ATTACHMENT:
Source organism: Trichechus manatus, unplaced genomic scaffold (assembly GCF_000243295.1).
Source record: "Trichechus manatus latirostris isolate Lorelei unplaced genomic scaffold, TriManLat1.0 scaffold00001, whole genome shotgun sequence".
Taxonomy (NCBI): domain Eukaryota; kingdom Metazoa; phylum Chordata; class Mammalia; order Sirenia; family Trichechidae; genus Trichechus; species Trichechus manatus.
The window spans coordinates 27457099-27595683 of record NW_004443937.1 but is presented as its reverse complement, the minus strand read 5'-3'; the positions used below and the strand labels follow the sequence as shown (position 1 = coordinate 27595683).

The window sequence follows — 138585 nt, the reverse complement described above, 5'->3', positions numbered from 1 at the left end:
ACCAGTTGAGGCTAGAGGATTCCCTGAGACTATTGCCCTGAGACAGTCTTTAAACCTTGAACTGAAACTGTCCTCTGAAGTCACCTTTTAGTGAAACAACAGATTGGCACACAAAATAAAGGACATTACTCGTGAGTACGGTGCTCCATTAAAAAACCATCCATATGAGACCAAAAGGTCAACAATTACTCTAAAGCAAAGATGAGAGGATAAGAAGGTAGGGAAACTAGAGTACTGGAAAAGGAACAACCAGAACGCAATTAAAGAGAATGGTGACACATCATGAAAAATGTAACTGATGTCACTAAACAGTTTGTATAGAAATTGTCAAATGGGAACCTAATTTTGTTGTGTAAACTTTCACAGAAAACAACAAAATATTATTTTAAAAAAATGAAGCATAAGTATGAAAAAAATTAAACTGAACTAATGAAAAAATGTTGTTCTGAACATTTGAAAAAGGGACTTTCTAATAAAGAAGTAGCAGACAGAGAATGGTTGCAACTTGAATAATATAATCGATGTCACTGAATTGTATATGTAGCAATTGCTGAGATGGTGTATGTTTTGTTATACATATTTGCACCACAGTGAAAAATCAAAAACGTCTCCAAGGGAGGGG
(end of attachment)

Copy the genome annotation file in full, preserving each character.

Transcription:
Source organism: Trichechus manatus, unplaced genomic scaffold (assembly GCF_000243295.1).
Source record: "Trichechus manatus latirostris isolate Lorelei unplaced genomic scaffold, TriManLat1.0 scaffold00001, whole genome shotgun sequence".
Taxonomy (NCBI): domain Eukaryota; kingdom Metazoa; phylum Chordata; class Mammalia; order Sirenia; family Trichechidae; genus Trichechus; species Trichechus manatus.
The window spans coordinates 27457099-27595683 of record NW_004443937.1 but is presented as its reverse complement, the minus strand read 5'-3'; the positions used below and the strand labels follow the sequence as shown (position 1 = coordinate 27595683).

The window sequence follows — 138585 nt, the reverse complement described above, 5'->3', positions numbered from 1 at the left end:
ACCAGTTGAGGCTAGAGGATTCCCTGAGACTATTGCCCTGAGACAGTCTTTAAACCTTGAACTGAAACTGTCCTCTGAAGTCACCTTTTAGTGAAACAACAGATTGGCACACAAAATAAAGGACATTACTCGTGAGTACGGTGCTCCATTAAAAAACCATCCATATGAGACCAAAAGGTCAACAATTACTCTAAAGCAAAGATGAGAGGATAAGAAGGTAGGGAAACTAGAGTACTGGAAAAGGAACAACCAGAACGCAATTAAAGAGAATGGTGACACATCATGAAAAATGTAACTGATGTCACTAAACAGTTTGTATAGAAATTGTCAAATGGGAACCTAATTTTGTTGTGTAAACTTTCACAGAAAACAACAAAATATTATTTTAAAAAAATGAAGCATAAGTATGAAAAAAATTAAACTGAACTAATGAAAAAATGTTGTTCTGAACATTTGAAAAAGGGACTTTCTAATAAAGAAGTAGCAGACAGAGAATGGTTGCAACTTGAATAATATAATCGATGTCACTGAATTGTATATGTAGCAATTGCTGAGATGGTGTATGTTTTGTTATACATATTTGCACCACAGTGAAAAATCAAAAACGTCTCCAAGGGAGGGG